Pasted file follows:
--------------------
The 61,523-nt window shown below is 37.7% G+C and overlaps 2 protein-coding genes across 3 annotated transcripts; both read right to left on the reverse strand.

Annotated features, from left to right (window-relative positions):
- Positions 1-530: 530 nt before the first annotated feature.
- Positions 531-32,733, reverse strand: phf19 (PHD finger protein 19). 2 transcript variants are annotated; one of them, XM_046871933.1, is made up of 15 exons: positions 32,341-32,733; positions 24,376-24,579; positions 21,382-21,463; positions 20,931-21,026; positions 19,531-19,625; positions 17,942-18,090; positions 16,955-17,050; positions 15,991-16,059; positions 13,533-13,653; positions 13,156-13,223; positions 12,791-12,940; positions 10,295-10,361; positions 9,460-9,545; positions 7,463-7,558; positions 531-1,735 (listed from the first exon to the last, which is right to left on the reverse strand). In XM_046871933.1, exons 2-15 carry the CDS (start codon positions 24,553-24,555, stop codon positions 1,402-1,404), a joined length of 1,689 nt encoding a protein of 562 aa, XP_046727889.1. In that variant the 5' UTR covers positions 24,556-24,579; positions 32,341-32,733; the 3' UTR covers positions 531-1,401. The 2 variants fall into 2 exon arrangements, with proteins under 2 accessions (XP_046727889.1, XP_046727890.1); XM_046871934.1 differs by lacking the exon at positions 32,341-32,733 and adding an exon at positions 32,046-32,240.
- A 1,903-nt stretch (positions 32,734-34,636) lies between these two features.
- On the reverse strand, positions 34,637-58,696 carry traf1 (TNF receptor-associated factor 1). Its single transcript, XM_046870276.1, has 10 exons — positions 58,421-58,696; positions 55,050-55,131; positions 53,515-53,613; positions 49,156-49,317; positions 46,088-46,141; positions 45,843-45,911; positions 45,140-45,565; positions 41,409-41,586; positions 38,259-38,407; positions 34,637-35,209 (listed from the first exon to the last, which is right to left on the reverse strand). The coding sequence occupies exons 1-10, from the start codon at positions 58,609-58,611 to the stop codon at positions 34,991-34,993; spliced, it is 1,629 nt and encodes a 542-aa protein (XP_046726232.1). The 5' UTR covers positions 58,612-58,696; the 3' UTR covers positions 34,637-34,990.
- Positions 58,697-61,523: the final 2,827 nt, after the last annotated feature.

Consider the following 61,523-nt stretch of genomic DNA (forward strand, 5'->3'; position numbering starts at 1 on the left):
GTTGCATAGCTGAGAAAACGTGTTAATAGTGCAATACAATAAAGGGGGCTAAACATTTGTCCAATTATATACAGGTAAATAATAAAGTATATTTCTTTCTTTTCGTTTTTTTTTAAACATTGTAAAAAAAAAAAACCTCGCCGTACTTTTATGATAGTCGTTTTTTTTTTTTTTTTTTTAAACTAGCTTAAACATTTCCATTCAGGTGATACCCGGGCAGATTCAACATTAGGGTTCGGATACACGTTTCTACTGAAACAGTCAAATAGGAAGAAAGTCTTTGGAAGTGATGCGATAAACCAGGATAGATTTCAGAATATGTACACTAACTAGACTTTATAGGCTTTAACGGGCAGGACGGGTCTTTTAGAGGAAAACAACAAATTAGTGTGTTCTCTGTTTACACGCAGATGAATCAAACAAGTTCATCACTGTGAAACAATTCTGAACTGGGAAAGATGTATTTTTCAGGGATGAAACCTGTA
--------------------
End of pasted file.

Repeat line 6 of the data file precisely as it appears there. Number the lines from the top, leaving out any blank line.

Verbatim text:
- On the reverse strand, positions 34,637-58,696 carry traf1 (TNF receptor-associated factor 1). Its single transcript, XM_046870276.1, has 10 exons — positions 58,421-58,696; positions 55,050-55,131; positions 53,515-53,613; positions 49,156-49,317; positions 46,088-46,141; positions 45,843-45,911; positions 45,140-45,565; positions 41,409-41,586; positions 38,259-38,407; positions 34,637-35,209 (listed from the first exon to the last, which is right to left on the reverse strand). The coding sequence occupies exons 1-10, from the start codon at positions 58,609-58,611 to the stop codon at positions 34,991-34,993; spliced, it is 1,629 nt and encodes a 542-aa protein (XP_046726232.1). The 5' UTR covers positions 58,612-58,696; the 3' UTR covers positions 34,637-34,990.